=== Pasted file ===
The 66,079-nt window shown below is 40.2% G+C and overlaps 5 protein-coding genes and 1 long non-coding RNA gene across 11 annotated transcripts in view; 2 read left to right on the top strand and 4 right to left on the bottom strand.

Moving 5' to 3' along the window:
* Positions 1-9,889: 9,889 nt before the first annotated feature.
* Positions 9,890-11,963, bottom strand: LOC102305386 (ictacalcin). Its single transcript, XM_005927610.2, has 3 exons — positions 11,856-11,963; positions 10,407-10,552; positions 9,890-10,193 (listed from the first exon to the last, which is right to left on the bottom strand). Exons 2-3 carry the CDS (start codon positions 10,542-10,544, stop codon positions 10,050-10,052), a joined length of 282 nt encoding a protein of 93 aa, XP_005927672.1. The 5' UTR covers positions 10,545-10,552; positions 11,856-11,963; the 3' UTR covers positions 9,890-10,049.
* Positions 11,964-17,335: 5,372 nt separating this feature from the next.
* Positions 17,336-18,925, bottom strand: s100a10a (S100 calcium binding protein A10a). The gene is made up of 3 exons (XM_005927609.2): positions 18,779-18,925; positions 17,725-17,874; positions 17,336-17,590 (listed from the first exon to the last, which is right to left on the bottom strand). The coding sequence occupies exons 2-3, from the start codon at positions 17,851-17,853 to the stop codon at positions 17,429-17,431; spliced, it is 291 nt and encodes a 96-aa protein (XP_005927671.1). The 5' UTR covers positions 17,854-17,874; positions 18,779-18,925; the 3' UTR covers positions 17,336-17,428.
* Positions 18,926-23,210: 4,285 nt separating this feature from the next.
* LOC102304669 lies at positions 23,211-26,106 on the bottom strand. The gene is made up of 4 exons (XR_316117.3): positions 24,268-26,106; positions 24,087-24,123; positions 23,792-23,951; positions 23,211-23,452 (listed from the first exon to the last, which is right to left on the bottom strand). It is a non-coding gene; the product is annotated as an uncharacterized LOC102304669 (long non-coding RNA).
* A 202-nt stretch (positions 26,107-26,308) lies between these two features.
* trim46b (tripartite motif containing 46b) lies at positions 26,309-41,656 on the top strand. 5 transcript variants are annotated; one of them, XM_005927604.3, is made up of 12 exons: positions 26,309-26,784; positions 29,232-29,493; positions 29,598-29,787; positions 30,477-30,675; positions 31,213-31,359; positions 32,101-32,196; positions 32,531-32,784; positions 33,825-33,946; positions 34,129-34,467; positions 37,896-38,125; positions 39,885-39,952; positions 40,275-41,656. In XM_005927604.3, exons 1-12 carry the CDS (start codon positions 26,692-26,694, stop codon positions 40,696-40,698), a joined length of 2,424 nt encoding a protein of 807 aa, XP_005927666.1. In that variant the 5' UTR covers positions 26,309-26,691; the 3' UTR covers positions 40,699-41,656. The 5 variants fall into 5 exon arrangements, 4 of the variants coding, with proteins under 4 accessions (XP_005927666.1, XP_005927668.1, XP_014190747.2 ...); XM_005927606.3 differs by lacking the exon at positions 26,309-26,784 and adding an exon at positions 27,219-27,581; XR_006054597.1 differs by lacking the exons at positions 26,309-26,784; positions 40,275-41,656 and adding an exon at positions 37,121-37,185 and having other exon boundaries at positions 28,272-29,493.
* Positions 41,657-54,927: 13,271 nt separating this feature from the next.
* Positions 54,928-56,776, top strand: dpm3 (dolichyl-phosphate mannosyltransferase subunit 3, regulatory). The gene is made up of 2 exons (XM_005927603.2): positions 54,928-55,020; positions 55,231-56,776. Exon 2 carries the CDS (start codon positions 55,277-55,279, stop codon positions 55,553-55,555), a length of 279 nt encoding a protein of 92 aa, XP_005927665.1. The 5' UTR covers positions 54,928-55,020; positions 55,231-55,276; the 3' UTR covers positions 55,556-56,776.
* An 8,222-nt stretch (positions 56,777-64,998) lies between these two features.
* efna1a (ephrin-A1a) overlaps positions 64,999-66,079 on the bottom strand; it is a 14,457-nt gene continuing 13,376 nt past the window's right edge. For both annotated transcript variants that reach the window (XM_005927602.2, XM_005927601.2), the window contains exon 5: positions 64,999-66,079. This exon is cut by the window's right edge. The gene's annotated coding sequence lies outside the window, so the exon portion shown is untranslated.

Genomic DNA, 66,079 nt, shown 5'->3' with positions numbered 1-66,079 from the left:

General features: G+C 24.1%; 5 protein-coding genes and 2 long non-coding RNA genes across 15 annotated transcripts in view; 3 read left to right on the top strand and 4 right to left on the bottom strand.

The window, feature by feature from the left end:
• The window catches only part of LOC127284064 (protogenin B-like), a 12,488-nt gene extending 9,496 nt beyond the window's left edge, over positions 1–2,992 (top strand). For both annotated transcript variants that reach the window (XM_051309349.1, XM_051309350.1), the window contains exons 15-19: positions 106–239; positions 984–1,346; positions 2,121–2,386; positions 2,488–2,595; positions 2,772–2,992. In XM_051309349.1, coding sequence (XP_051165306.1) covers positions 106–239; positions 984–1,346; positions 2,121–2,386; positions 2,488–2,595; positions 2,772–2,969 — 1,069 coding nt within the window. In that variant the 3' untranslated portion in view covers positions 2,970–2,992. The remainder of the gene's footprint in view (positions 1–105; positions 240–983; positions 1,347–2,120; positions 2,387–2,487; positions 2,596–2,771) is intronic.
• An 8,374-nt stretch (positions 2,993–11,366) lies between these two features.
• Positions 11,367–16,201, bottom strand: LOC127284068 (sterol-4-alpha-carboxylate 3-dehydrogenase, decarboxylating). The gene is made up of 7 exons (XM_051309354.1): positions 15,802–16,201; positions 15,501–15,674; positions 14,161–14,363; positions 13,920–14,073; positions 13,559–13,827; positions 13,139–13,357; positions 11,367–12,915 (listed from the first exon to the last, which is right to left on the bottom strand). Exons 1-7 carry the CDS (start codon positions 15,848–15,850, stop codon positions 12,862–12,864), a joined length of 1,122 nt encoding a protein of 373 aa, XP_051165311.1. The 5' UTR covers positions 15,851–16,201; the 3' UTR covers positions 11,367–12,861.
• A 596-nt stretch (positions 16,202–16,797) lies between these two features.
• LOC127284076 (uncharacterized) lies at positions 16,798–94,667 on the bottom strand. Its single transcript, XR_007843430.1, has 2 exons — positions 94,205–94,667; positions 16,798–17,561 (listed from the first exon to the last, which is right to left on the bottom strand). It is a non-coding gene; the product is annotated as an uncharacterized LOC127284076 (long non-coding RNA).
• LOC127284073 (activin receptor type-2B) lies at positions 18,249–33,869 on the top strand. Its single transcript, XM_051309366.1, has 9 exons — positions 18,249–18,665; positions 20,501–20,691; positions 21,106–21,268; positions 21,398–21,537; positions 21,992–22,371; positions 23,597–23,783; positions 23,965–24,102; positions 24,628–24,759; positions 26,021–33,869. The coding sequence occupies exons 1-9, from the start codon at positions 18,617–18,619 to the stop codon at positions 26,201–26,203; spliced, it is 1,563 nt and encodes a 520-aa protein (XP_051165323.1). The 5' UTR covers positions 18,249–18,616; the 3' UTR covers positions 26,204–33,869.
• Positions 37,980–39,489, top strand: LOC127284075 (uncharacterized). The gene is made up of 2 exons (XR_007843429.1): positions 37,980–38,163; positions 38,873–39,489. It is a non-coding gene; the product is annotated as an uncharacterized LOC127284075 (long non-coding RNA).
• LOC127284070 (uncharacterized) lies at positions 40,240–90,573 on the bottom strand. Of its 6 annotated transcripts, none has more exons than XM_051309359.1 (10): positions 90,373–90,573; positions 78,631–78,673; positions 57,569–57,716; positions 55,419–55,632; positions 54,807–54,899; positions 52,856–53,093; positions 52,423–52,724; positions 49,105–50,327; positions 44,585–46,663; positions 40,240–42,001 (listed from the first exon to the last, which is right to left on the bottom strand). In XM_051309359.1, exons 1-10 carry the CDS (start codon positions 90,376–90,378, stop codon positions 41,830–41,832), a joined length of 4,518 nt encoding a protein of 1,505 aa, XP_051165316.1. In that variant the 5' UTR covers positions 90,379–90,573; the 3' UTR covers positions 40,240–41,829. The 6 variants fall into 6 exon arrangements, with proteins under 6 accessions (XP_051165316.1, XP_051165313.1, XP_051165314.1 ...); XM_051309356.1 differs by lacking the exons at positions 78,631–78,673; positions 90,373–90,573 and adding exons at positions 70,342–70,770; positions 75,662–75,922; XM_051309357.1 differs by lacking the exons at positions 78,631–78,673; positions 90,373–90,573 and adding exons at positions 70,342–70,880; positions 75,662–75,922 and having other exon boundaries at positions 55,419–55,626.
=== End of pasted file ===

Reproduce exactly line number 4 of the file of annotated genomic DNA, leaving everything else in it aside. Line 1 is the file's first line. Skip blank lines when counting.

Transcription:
* Positions 9,890-11,963, bottom strand: LOC102305386 (ictacalcin). Its single transcript, XM_005927610.2, has 3 exons — positions 11,856-11,963; positions 10,407-10,552; positions 9,890-10,193 (listed from the first exon to the last, which is right to left on the bottom strand). Exons 2-3 carry the CDS (start codon positions 10,542-10,544, stop codon positions 10,050-10,052), a joined length of 282 nt encoding a protein of 93 aa, XP_005927672.1. The 5' UTR covers positions 10,545-10,552; positions 11,856-11,963; the 3' UTR covers positions 9,890-10,049.